Visitors to the exhibit can try out a circa-1900 Underwood 5 model (and read the often-poetic streams of consciousness typed out by others), admire the limousine smoothness of The Chicago with its proto-art deco styling, and wonder how they would cope with the Sun 1, which only types in capitals (perfect for those angry letters to the editor about the adoption of the gold standard), or the Mignon 2, which resembles a sewing machine. It’s a statement on the mechanics of expression which writers have come to rely on, and a reminder of the process behind carrying our ideas out into the world by pounding them onto paper.

Wednesday IFoA

Wednesday IFoA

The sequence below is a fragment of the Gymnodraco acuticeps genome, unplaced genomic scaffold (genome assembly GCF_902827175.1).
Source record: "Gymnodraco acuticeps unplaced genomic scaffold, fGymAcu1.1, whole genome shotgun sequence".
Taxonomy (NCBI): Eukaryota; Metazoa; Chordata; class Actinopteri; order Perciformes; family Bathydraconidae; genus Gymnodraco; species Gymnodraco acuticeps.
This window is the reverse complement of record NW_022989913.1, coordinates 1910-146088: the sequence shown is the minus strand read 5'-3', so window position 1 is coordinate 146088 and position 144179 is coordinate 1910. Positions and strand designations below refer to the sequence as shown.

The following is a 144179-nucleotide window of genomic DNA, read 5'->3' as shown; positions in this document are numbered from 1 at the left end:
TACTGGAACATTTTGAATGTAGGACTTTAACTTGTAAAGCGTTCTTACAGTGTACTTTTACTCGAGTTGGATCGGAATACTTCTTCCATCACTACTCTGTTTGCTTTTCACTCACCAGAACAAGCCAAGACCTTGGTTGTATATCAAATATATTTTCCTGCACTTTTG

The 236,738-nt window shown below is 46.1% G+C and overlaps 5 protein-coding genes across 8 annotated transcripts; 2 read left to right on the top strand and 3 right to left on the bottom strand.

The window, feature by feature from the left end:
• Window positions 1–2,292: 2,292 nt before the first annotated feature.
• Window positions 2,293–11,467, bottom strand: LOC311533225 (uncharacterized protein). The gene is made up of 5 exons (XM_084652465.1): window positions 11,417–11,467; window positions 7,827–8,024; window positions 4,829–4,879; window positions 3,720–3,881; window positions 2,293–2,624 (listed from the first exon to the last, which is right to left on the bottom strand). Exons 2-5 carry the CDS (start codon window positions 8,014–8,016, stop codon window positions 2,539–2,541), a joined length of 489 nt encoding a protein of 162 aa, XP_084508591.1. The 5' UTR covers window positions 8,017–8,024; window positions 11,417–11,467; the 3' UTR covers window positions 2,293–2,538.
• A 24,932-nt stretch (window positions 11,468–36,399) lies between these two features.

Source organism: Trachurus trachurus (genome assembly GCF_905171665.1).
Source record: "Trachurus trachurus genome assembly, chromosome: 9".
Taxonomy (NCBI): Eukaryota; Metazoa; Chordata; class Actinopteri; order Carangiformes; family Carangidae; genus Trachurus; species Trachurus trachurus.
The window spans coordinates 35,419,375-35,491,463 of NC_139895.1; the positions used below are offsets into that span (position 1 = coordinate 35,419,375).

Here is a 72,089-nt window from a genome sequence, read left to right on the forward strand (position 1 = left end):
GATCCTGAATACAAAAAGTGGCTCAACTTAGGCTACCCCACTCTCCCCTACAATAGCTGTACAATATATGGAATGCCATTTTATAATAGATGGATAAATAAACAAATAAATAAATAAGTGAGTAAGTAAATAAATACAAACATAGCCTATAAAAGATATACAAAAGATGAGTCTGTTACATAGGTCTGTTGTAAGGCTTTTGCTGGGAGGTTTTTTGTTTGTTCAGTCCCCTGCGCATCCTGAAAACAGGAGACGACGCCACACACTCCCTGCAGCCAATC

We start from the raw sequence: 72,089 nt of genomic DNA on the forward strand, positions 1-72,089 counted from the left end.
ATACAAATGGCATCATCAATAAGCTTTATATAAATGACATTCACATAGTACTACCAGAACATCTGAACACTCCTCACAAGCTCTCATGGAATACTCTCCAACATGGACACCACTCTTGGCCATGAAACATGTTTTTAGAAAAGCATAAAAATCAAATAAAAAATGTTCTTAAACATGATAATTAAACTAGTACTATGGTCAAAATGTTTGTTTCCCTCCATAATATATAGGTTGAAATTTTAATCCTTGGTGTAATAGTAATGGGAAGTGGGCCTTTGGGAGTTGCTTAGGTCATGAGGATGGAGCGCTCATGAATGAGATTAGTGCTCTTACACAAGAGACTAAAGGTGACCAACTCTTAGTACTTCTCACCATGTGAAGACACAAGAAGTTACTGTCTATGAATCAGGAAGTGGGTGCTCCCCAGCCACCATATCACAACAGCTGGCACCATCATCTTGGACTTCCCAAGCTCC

Tonight in the Brigantine Room (235 Queens Quay West, 8 p.m.) the shortlisted authors for the Rogers Writers’ Trust Fiction Prize will read from their nominated works. On hand will be Trevor Cole, Emma Donoghue, Michael Helm, Michael Winter, and Kathleen Winter, with hosting duties handled by Andrew Pyper. At the Fleck Dance Theatre (207 Queens Quay West, 8 p.m.) SPACE channel’s Mark Askwith interviews novelists William Gibson and David Mitchell (Jared Bland hosts), while the Lakeside Terrace (235 Queens Quay West, 8 p.m.) has Myla Goldberg, Eshkol Nevo, David Rakoff, and Julie Roorda reading from their latest books. The reading is hosted by Kyle Buckley and includes a door prize of a library valued at $500 donated by Random House of Canada. And over at the Studio Theatre (235 Queens Quay West, 8 p.m.) Eleanor Catton, Adam Gopnik, M.T. Kelly, and Adam Lewis Schroeder all read from their latest works. Jacob McArthur Mooney hosts, and the event includes a $500 door prize donated by Douglas & McIntyre.